Correspondingly, the total value of sales of teenage magazines has reduced recently. In 2008, the value of sales constituted £99,039,000. The indicator decreased to the level of £88,245,000 in 2009. In 2010, the reduction of sales value continued and the indicator reached £86,138,000. The fall of volume and value occurred during the period 2008-2010. Hence, it may be concluded that the UK market for teenage magazines has been shrinking and narrowing.
Among the major competitors in the UK market for teenage magazines it is valid to mention Elle Girl, Glamour, GQ, Grazia Magazine, Heat, New!, OK! and Yours. Their relative market shares are reported in the following figure.
As it may be seen from the histogram, New!, Ok! and Glamour are the most popular teenage magazine brands in the UK. Their market shares are equal to 15.7%, 15.4% and 13.5% respectively. The market share of Heat constitutes as much as 12.4%. Such brands as Grazia, Yours, Elle Girl and GQ occupy 6.7%, 6.5%, 5.1% and 3.1% of the market. Other brands, which are less popular, account for 21.6% of the market. Critical analysis of these brands may reveal that GQ is the worst performing magazine. Its market share is the smallest among ‘major’ magazines. This may be explained by the narrow specialisation of the magazine. The target audience of the magazine are males from 16 to 24 years old. Teen girls are more inclined to reading magazines than teen boys. The researchers reported that “girls read more screen and confession magazines” .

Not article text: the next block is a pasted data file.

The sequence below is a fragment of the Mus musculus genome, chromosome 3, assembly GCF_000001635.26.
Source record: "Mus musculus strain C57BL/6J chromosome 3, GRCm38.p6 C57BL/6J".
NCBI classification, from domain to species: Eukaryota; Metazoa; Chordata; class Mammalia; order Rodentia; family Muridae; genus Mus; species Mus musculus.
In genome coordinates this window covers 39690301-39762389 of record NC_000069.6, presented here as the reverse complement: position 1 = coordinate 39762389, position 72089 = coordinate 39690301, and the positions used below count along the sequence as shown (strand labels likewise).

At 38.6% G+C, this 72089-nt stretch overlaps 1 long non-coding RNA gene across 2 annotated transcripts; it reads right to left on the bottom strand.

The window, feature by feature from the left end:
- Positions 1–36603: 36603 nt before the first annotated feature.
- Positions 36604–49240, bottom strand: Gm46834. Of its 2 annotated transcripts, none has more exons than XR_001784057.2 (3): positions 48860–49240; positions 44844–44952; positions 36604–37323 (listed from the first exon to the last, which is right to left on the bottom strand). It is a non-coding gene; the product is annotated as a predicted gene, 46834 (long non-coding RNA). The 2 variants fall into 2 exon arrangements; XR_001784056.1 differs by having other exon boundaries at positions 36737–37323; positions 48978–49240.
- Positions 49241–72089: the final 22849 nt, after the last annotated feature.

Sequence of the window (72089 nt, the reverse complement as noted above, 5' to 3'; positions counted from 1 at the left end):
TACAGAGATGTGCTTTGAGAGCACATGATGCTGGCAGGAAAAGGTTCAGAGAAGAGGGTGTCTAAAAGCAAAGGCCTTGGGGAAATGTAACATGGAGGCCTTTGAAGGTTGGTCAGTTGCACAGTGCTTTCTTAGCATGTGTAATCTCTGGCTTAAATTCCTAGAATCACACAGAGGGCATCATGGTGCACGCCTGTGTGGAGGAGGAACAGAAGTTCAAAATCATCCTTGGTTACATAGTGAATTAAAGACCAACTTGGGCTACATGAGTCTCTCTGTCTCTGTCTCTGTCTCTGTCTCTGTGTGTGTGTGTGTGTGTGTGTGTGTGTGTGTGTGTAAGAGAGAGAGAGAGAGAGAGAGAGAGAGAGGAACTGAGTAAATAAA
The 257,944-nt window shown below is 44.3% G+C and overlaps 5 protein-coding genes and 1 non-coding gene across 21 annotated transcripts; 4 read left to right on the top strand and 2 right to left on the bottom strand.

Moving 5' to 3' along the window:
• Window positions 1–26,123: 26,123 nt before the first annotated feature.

On the contrary, the most successful teenage magazine brands are New! and Ok! (these magazines have the largest market share in the UK market). This success can be explained by the proper and suitable content. The teenage magazines include celebrity interviews, dating tips, fashion tips and descriptions and samples of the popular cosmetic products. Such content is highly appreciated by the target audience. Another advantage over the rivals in the market segment is availability of the magazines. Teenage magazines have relatively low prices in comparison with other ‘glossies’. Furthermore, these magazines are universal. They are read by teenage girls as well as medium-aged women.
Brand positioning of the ‘major’ teenage magazines in the UK can be presented as follows. Kumar developed a special framework, which differentiates between economy brands, bargain brands, cowboy brands and premium brands. The differentiation is based on the two dimensions: quality and price of the production. The brand positioning framework can be graphically presented as shown below.